By not planning appropriately, the SCC is therefore directly contributing to the worsening of nutrition amongst its Suva inhabitants, whose tastes and habits also set standards for the rest ofFiji.

In my next instalment, let me thrown in my tuppence for the outlines of a new Suva Market, which could not only serve the interests of produce sellers and buyers alike, but encourage good nutrition, and directly and indirectly, provide many economic benefits.

 A FUTURE SUVA MARKET: should Government contribute?

The Suva Market, instead of being a major turn-off, could be one of the crowning glories ofSuva.  It could give great encouragement to rural people to grow crops, or catch marine products for sale inSuva. It could provide an interesting and comfortable shopping experience for our consumers.  It could also become a major tourist attraction in a capital city, which has little else to offer tourists.

As a priority for good nutrition, I suggest that the Suva City Council (in co-operation with Government and the public) plan an integrated market, bus-stand, car-park and key services complex.

Can we please request that planning and eventual construction of such a key feature of the City be done through open competitions and tender?

Can the SCC guarantee that the public will not be imposed upon, through quiet “committee deals” where favourite architects and construction companies suddenly plant less than desirable structures on theSuvalandscape?

Can there be reasonable opportunity for the public to comment on alternative designs before decisions are made, just as some Nasese dwellers did, when their own sea-side property values were suddenly threatened by a major development?

A Bare Bones Outline

The Suva City Market, could be a large, high domed, simple affair, many times the size of the current market, with natural light and ventilation.

To ensure optimal utilisation, weekdays would see all kinds of tourism vendors and flea markets using up the areas not used by sellers of agricultural and marine produce.  To serve working people, it might even be open on Sundays.

There would be a large car-park running the length of the market, to enable easy access, especially in rainy conditions, with special bays for taxis.

There would be a totally covered access way to the new bus stand at the other end, to serve the thousands who travel by public transport.

Inside the market, there would be separate sections for marine products and “heavy duty” messy goods such as root-crops.  There would be special provisions for marine products to be stored on ice (cheaply available at the market), to preserve their shelf life.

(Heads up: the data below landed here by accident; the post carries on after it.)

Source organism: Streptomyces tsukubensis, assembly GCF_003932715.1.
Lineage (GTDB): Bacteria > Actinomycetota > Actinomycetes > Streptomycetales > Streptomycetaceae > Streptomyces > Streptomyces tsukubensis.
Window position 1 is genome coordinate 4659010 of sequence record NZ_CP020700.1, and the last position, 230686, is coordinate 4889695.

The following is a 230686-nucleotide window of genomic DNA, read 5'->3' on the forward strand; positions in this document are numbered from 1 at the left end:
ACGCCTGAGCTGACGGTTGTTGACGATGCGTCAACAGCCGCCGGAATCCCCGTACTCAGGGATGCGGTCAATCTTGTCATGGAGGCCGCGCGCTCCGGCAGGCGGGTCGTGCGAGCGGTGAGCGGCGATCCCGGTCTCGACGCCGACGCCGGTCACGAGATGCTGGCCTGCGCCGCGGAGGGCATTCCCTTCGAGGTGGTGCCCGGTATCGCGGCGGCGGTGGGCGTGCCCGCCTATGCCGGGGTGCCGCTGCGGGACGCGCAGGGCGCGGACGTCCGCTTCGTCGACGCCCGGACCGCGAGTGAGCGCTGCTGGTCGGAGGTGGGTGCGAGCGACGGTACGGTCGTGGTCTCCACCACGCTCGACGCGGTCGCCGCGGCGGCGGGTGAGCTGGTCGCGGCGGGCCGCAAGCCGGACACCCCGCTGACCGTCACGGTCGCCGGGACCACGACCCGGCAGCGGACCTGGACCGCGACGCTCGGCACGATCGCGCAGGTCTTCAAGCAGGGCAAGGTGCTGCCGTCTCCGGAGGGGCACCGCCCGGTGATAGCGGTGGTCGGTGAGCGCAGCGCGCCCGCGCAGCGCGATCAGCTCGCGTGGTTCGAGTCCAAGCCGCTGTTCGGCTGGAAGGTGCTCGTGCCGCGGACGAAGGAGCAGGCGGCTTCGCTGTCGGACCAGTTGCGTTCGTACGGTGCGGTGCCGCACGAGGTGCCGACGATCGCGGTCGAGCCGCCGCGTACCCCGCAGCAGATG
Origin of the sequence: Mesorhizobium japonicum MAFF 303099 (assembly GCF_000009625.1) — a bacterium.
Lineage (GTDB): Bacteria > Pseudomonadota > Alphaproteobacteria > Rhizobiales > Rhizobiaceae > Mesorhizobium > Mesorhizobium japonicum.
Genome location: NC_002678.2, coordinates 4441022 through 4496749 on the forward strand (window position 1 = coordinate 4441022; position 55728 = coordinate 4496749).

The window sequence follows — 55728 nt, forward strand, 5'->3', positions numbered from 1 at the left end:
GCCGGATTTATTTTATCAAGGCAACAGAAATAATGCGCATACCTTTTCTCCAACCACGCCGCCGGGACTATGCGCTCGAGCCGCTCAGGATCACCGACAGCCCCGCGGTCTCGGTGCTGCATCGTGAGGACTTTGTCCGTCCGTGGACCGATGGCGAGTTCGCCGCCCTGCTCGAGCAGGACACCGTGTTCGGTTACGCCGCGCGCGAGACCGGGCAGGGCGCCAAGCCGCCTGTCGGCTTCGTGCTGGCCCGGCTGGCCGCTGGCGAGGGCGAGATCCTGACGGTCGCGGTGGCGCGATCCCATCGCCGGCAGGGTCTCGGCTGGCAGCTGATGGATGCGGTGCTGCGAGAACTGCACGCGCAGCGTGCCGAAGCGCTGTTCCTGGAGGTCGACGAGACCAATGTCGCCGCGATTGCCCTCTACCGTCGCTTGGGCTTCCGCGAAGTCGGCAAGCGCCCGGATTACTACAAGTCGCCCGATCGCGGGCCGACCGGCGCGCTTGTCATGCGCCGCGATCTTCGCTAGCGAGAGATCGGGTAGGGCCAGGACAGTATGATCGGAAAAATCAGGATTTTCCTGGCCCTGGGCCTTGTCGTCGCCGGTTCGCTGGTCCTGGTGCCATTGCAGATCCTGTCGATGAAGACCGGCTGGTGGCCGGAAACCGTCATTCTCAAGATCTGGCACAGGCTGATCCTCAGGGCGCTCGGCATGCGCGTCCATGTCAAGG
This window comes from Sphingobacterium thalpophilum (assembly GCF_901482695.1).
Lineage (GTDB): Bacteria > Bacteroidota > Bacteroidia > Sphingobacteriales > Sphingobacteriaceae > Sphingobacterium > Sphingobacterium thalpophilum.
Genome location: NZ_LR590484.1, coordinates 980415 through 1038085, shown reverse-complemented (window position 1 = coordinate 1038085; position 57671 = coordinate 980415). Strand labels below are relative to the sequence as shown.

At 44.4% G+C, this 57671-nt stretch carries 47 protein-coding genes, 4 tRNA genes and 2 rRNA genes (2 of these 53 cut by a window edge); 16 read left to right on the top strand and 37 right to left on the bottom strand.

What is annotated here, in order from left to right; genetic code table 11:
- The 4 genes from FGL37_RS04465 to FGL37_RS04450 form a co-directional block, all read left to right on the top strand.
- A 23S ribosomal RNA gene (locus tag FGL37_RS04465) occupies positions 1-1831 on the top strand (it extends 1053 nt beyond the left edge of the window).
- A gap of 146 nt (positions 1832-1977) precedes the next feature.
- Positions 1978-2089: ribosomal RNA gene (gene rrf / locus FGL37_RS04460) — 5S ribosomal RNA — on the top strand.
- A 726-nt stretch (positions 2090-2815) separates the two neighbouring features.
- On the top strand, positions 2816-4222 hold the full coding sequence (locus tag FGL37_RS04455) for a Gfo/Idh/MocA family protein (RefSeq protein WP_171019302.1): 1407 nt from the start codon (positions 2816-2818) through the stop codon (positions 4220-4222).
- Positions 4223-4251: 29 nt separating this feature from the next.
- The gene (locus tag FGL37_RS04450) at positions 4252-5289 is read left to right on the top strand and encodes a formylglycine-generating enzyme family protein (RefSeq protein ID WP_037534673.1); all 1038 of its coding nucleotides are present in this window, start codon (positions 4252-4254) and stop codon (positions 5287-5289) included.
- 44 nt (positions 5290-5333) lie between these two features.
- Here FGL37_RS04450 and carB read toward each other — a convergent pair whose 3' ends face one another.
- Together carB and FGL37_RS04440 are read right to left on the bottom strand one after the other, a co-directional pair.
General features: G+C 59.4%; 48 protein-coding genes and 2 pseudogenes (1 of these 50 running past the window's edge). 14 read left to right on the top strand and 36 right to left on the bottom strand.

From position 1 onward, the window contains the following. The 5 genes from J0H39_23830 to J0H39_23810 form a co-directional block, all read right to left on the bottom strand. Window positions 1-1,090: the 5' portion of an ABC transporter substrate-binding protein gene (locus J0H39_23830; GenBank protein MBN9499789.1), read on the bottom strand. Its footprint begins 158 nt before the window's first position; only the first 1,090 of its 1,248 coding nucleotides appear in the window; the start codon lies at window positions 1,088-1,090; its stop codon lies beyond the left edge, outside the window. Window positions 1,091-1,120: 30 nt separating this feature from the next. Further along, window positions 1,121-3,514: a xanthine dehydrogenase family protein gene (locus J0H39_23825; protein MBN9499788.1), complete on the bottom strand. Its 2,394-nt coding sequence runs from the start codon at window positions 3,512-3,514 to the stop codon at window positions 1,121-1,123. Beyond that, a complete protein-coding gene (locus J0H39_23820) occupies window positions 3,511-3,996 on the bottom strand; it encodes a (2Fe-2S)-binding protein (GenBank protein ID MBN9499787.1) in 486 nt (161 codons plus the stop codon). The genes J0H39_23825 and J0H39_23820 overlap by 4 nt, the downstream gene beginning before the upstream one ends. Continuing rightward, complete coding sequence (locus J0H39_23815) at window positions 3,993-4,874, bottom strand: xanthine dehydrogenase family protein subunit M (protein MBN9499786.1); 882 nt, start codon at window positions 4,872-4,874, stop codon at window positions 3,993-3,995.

The market design would ensure efficient waste disposal lanes, so that madly driven wheelbarrows carrying rubbish bins are not whacking into legs and vital parts of consumers.

Each stall would be designed in such a way as to enable produce sellers security for their produce, some space to put their sleeping children who have to be brought to market at 4 in the morning.  Certainly, produce sellers should not have to sleep out in the open, as they do now.

It goes without saying that there would be an adequate number and distribution of clean toilets and showers (for which a modest fee could be charged, to cover maintenance).

How Pay For This Utopia?

Of course, such a Market will cost heaps. But the City Council could make some money as well, and there is every reason why Government should be approached for cost sharing with the Council, on purely economic grounds.

There could be small fees for the car-park, and the produce stalls.  But such fees should be quite low in order to encourage maximum usage of the Market.

The City Council could earn significant rental income, by incorporating a Services Block at the end of the market, towards the Bus Stand, which would be an additional attraction for both urban consumers, and rural producers.  What could be in the Services Block?

Many supermarkets would pay through their teeth (through open competitive tender) to lease a super-market space which would provide a virtually captive market of both buyers and sellers of produce (have two for competition).

There would be spaces leased out to providers of essential services who delight using our money to advertise their grand service to us, but still make us trot all over town every month: there could be small offices for payment of electricity, water and city rate bills; registration of births, marriages and deaths.  There could be a small medical practice, post office; pharmacy; bank, video library.

And what about space for a children’s library so that farmers could even bring their children to read and/or borrow books, while the parents are busy selling (or buying)?

The Hidden Economic Benefits

Of course, the rents and fees are unlikely to pay for the full cost of such a Suva Market.  But let us not forget all the direct, as well as indirect and frequently invisible benefits that can accrue to theFijieconomy.

If just twenty million dollars were to be switched from imports to locally produced food and drink items, Fiji  could directly gain employment for 5,000 to 10,000 households or sustenance for 20,000 to 40,000 persons.  A large part of these benefits will accrue to indigenous Fijian producers and land-owners.